New State Budget Continues Support for Core Programs, Maintains Focus on Fiscal Responsibility
HARRISBURG – Pennsylvania House lawmakers today approved a new state budget that continues their commitment to protecting tax dollars and maintaining fiscal restraint. Rep. Dave Reed (R-Indiana), who supported the measure, praised the spending plan as a balanced approach to addressing the state’s fundamental priorities.
“Despite continuing to face significant economic challenges, we have again presented residents of Pennsylvania with a responsible budget that avoids new taxes,” Reed said. “This plan maintains our commitment to vital programs like education and represents another building block toward Pennsylvania’s economic recovery.”
The 2012-13 budget, which was approved in the House by a vote of 120-81, represents a balanced approach that combines fiscal restraint with a commitment to critical programs and services. Slated to spend $27.7 billion, the plan restores many of the funding cuts included in the governor’s February budget proposal and grew at 1.45 percent over last year – below the rate of inflation.
At the time of his budget address, the governor was forced to manage a projected $700 million deficit that forced proposed cuts to areas such as school funding and higher education. Thanks to better-than-expected revenue collections in recent months, lawmakers and the governor were able to avoid many of those original cuts and sustain critical funds to many priority programs.
“While the economy is slowly starting to recover, we were still forced to make some tough decisions this year,” Reed said. “Fortunately, we took a balanced approach that helped protect and preserve funding for local schools and higher education institutions like Indiana University of Pennsylvania.”
Indiana County school districts will receive the same funding support as they received in 2011-12. Districts will also see increases from the state for school employee pension benefits.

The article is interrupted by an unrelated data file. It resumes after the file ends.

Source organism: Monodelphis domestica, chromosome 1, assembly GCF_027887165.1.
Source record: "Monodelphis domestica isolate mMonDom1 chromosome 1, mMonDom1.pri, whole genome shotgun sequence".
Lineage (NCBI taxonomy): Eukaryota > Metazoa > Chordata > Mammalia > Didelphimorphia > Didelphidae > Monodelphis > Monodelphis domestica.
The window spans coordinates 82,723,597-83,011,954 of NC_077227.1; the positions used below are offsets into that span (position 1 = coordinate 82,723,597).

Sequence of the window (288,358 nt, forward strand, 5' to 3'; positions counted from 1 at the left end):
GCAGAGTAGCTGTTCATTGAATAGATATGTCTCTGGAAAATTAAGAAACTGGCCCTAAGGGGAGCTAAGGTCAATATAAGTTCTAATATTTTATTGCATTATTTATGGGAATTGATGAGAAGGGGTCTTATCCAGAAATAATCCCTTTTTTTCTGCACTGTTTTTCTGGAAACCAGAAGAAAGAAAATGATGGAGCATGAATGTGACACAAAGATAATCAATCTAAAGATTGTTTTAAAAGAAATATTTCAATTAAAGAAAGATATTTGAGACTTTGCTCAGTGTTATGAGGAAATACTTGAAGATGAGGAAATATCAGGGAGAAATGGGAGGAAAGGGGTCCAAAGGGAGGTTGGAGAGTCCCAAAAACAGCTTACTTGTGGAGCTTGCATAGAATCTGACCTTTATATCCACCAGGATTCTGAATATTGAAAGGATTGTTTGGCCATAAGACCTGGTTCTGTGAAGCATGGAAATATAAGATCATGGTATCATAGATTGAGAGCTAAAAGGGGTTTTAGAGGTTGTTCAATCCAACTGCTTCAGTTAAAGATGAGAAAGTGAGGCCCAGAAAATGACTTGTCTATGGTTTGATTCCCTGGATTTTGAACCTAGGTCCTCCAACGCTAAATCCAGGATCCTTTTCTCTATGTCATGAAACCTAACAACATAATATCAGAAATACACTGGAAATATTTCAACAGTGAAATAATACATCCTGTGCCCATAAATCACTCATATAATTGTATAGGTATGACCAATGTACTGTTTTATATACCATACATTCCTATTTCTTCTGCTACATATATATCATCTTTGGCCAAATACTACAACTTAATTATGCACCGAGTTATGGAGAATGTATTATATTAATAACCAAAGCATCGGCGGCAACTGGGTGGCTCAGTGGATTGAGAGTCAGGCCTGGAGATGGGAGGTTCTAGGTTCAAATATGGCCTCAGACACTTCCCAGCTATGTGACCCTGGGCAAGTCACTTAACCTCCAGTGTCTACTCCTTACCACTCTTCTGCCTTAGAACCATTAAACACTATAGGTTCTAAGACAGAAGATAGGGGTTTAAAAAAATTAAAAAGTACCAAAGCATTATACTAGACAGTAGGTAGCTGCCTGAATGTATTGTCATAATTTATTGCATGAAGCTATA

Included in the education funding was the full restoration of the state’s Accountability Block Grant program. These funds were not included in the February budget proposal but were fully restored to $100 million in the approved plan.
“The full restoration of the block grants will be extremely helpful for our schools, as they will provide flexible funding for districts to address the specific educational needs of our students,” Reed said.
Reed was among those who heavily advocated on behalf of the Pennsylvania State System of Higher Education (PASSHE) throughout the budget process. As presented by the governor in February, the PASSHE was originally slated to yield a 20 percent reduction in funding. The approved budget fully restored the $82.6 million that was originally to be cut and ensured the PASSHE and its universities will receive the same funding as last year for a total of more than $412.7 million.
“Not only does IUP serve as a key asset in educating our future leaders, but it is a vital employer in our region and a significant contributor to our local economy,” Reed said.
In addition to the restorations to education-related programs, the 2012-13 budget also partially restores much of the proposed 20 percent funding cuts to county human service programs. The approved plan was able to limit the reductions to 10 percent, which restored $84 million to help maintain vital services to residents in need.
The budget also adds $17.8 million to reduce existing waiting lists for programs supporting special needs residents.
This was the second time in as many years that the state approved a budget before the June 30 deadline – a point worth noting after eight years of late budgets under the Rendell Administration.
“While it is important that we have been able to adopt a budget before the deadline these last two years, the more salient point is that we have done so in a responsible manner that focused on protecting our residents’ tax dollars,” Reed said.
The bill now heads to the Senate for concurrence.
State Representative Dave Reed
62nd District, Pennsylvania House of Representatives
Contact: Todd Brysiak